It’s no surprise these numbers rise for large- and mega-size plans, yet interesting that they increase in lockstep for each of the three distinct roles. We wonder if the disparity among them occurs from something as simple as being the named fiduciary on the plan document, which is typically a senior leader or ERISA attorney. But the bottom line is that you’re always a fiduciary—named or not.
Plan Rules and Complexity Heighten Fiduciary Role of Third Parties
We’re also seeing more value being placed on the fiduciary offerings of third parties, particularly advisors and consultants. Among plan sponsors who use advisors/consultants, more are turning to them for fiduciary services, rising from 65% to 89% since the last survey. Over half (54%) of this group says it’s “very important” to have one act as a fiduciary, up from 35% in the last survey.
The ways an advisor/consultant adds value remain relatively unchanged from our prior survey. “Quality investment advice/guidance” scored highest (50%), followed by “quick responses” to calls/inquiries (44%) and “providing access to individuals who are highly knowledgeable or an expert on fiduciary and plan design issues” (43%).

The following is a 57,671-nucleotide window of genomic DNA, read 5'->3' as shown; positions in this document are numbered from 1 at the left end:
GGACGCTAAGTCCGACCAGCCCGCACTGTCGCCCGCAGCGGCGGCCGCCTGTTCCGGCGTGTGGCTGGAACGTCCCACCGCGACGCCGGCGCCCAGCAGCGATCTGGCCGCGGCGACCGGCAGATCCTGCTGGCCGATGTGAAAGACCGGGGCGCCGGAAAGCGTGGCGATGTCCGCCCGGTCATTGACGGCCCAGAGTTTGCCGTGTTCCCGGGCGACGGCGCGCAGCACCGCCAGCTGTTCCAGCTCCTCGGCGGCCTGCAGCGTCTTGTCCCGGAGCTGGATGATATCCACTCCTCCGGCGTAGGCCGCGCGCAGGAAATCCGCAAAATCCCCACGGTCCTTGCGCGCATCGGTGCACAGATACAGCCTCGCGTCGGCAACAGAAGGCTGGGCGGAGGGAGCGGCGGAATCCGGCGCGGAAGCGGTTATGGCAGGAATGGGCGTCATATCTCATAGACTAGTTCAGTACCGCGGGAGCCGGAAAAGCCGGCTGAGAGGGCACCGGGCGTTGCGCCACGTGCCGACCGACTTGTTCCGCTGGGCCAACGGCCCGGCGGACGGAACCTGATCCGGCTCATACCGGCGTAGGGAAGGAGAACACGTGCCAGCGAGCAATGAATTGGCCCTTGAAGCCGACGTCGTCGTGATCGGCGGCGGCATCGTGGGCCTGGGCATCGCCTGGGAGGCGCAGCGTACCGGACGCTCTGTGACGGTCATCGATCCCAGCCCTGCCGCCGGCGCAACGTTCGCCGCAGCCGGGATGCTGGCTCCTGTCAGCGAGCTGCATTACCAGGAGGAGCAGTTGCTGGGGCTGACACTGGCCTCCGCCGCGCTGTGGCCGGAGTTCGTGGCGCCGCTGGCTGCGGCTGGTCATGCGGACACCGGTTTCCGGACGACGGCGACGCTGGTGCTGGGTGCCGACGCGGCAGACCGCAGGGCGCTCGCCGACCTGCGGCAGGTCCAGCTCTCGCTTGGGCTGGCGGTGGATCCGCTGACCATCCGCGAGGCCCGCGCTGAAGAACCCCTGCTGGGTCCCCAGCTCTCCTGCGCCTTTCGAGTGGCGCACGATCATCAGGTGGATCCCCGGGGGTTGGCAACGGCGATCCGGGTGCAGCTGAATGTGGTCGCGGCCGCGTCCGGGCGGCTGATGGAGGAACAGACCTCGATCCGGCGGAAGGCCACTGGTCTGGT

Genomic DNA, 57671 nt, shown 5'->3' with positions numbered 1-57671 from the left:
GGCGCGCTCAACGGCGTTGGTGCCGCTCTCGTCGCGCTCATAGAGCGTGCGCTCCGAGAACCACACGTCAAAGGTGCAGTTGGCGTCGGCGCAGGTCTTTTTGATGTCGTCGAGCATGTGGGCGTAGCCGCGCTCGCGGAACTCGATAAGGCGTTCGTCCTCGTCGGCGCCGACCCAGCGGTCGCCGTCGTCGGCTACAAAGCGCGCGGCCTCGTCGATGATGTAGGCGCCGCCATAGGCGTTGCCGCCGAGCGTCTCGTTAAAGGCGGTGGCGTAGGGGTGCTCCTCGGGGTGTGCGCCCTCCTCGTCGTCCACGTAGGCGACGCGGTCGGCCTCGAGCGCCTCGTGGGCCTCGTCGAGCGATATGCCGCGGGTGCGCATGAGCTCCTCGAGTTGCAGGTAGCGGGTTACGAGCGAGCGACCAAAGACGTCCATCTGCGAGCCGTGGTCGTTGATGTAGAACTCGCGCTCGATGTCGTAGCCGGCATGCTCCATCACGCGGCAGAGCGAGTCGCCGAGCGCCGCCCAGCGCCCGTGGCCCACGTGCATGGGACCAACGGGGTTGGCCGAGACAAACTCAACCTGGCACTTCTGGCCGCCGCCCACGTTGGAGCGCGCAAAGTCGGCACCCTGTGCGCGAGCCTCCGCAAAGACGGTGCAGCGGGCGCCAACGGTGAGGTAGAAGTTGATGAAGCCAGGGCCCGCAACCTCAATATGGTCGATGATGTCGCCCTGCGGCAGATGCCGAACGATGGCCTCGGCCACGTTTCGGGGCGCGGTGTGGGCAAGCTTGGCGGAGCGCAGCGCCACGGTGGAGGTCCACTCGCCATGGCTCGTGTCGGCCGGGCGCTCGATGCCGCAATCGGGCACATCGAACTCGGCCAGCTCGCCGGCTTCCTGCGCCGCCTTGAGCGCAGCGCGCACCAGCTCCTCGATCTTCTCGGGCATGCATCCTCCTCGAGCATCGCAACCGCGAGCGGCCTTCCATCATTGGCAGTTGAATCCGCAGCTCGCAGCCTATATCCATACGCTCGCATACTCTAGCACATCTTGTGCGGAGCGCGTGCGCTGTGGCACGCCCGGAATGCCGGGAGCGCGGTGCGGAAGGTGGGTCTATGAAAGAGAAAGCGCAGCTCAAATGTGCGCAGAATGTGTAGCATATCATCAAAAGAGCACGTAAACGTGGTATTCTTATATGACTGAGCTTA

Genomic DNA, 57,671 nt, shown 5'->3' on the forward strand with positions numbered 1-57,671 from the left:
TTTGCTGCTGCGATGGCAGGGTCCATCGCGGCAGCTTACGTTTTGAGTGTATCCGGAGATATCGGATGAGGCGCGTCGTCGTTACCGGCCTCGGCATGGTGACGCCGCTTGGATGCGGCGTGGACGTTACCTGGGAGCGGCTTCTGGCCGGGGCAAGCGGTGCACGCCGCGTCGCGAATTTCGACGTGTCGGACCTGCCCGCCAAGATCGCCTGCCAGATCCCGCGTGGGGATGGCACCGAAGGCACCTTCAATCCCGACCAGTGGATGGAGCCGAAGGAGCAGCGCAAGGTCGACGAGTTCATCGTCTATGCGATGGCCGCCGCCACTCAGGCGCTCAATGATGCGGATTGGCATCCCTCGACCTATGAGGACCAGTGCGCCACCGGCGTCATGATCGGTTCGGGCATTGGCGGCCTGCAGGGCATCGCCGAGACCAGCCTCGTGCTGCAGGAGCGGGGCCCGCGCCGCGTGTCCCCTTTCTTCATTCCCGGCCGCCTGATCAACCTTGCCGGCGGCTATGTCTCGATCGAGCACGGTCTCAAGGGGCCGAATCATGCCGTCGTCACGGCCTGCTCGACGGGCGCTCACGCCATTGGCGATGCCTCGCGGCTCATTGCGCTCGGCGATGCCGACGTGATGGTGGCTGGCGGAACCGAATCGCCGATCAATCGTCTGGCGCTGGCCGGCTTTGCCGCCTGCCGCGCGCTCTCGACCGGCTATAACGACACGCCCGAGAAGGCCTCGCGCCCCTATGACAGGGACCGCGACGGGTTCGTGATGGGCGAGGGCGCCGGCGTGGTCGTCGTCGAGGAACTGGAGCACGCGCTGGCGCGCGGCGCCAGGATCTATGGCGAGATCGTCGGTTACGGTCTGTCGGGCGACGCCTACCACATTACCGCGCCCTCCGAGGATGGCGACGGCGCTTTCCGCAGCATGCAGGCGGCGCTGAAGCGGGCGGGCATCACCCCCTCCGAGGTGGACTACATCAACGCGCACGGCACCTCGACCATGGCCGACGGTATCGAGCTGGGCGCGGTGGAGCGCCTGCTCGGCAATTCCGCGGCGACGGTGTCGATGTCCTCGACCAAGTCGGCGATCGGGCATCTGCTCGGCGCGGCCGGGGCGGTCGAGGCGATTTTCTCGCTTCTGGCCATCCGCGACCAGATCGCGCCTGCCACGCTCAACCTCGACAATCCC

About 60% of plan sponsors say they use an advisor/consultant for an objective check and balance on another third-party they may be using—also unchanged from three years ago. But a larger number say they’re using an advisor/consultant as a fallback in case something goes wrong—up from 27% in our previous survey to 42% in our latest one. And yet, when sponsors were asked to rank the most useful components of services provided by advisors/consultants, fiduciary reviews were near the bottom of the list (Display).
The widening reach for expertise is primarily driven by the demand for more focus on investment choices, including diversified asset classes, custom target-date funds, collective investment trusts (CITs) and guaranteed lifetime income products—recently boosted by 2019’s Setting Every Community Up for Retirement Enhancement (SECURE) Act. With more plan diversification choices coming to light, sponsors are increasingly turning to outside experts for best practices to implement and oversee them.
Rule Changes and Volatility Also Test Fiduciary Role
DC plans have benefitted from a decade-long bull market, which came to an abrupt halt with the recent economic shutdown and market selloff in response to COVID-19.
Besides keeping participants calm in the face of shrinking plan values, the CARES Act also forces all-hands-on deck to communicate how the Act could benefit the participants in the plan. Plan sponsors will undoubtedly depend more on an advisor/consultant to steady the ship through helpful participant communications, if they haven’t already done so. As we see it, the more uncomfortable things get, the more professional advice will be relied on by sponsors.